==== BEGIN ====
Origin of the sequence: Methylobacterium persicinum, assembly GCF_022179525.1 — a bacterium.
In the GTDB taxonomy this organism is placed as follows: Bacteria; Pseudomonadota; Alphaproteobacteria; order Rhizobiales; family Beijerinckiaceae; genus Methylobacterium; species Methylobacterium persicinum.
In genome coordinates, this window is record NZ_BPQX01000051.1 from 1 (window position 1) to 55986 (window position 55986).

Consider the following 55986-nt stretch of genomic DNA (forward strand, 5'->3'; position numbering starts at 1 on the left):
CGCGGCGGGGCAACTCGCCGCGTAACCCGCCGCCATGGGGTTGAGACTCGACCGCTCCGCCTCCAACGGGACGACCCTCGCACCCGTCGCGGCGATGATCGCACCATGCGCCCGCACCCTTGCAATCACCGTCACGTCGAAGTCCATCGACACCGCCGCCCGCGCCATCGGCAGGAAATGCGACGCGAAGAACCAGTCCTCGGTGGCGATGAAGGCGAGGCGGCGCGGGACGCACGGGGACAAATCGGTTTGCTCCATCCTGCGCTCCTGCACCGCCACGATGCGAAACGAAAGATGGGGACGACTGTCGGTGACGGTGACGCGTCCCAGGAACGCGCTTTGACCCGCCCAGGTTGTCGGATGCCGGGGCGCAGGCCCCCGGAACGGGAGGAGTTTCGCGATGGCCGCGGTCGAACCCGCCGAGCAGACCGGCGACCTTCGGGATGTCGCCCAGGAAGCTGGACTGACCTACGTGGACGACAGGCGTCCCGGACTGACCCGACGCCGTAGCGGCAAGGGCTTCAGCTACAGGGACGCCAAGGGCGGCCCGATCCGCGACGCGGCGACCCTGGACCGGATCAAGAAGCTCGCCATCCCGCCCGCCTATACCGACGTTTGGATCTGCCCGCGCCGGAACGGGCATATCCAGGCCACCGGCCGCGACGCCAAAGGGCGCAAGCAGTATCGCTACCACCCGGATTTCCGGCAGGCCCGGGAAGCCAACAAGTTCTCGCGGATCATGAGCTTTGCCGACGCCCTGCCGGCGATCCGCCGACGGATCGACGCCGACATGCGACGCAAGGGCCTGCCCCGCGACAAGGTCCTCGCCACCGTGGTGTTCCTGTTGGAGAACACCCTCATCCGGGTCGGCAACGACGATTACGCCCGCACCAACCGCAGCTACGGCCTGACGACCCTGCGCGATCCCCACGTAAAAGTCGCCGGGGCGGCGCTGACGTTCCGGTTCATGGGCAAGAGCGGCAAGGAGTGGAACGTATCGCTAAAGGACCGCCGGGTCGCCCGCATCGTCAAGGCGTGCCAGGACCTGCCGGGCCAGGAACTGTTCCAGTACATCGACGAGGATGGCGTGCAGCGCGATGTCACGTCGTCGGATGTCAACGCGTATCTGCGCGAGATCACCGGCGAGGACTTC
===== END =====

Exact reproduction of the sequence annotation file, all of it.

Origin of the sequence: Methylobacterium persicinum, assembly GCF_022179525.1 — a bacterium.
In the GTDB taxonomy this organism is placed as follows: Bacteria; Pseudomonadota; Alphaproteobacteria; order Rhizobiales; family Beijerinckiaceae; genus Methylobacterium; species Methylobacterium persicinum.
In genome coordinates, this window is record NZ_BPQX01000051.1 from 1 (window position 1) to 55986 (window position 55986).

Consider the following 55986-nt stretch of genomic DNA (forward strand, 5'->3'; position numbering starts at 1 on the left):
CGCGGCGGGGCAACTCGCCGCGTAACCCGCCGCCATGGGGTTGAGACTCGACCGCTCCGCCTCCAACGGGACGACCCTCGCACCCGTCGCGGCGATGATCGCACCATGCGCCCGCACCCTTGCAATCACCGTCACGTCGAAGTCCATCGACACCGCCGCCCGCGCCATCGGCAGGAAATGCGACGCGAAGAACCAGTCCTCGGTGGCGATGAAGGCGAGGCGGCGCGGGACGCACGGGGACAAATCGGTTTGCTCCATCCTGCGCTCCTGCACCGCCACGATGCGAAACGAAAGATGGGGACGACTGTCGGTGACGGTGACGCGTCCCAGGAACGCGCTTTGACCCGCCCAGGTTGTCGGATGCCGGGGCGCAGGCCCCCGGAACGGGAGGAGTTTCGCGATGGCCGCGGTCGAACCCGCCGAGCAGACCGGCGACCTTCGGGATGTCGCCCAGGAAGCTGGACTGACCTACGTGGACGACAGGCGTCCCGGACTGACCCGACGCCGTAGCGGCAAGGGCTTCAGCTACAGGGACGCCAAGGGCGGCCCGATCCGCGACGCGGCGACCCTGGACCGGATCAAGAAGCTCGCCATCCCGCCCGCCTATACCGACGTTTGGATCTGCCCGCGCCGGAACGGGCATATCCAGGCCACCGGCCGCGACGCCAAAGGGCGCAAGCAGTATCGCTACCACCCGGATTTCCGGCAGGCCCGGGAAGCCAACAAGTTCTCGCGGATCATGAGCTTTGCCGACGCCCTGCCGGCGATCCGCCGACGGATCGACGCCGACATGCGACGCAAGGGCCTGCCCCGCGACAAGGTCCTCGCCACCGTGGTGTTCCTGTTGGAGAACACCCTCATCCGGGTCGGCAACGACGATTACGCCCGCACCAACCGCAGCTACGGCCTGACGACCCTGCGCGATCCCCACGTAAAAGTCGCCGGGGCGGCGCTGACGTTCCGGTTCATGGGCAAGAGCGGCAAGGAGTGGAACGTATCGCTAAAGGACCGCCGGGTCGCCCGCATCGTCAAGGCGTGCCAGGACCTGCCGGGCCAGGAACTGTTCCAGTACATCGACGAGGATGGCGTGCAGCGCGATGTCACGTCGTCGGATGTCAACGCGTATCTGCGCGAGATCACCGGCGAGGACTTC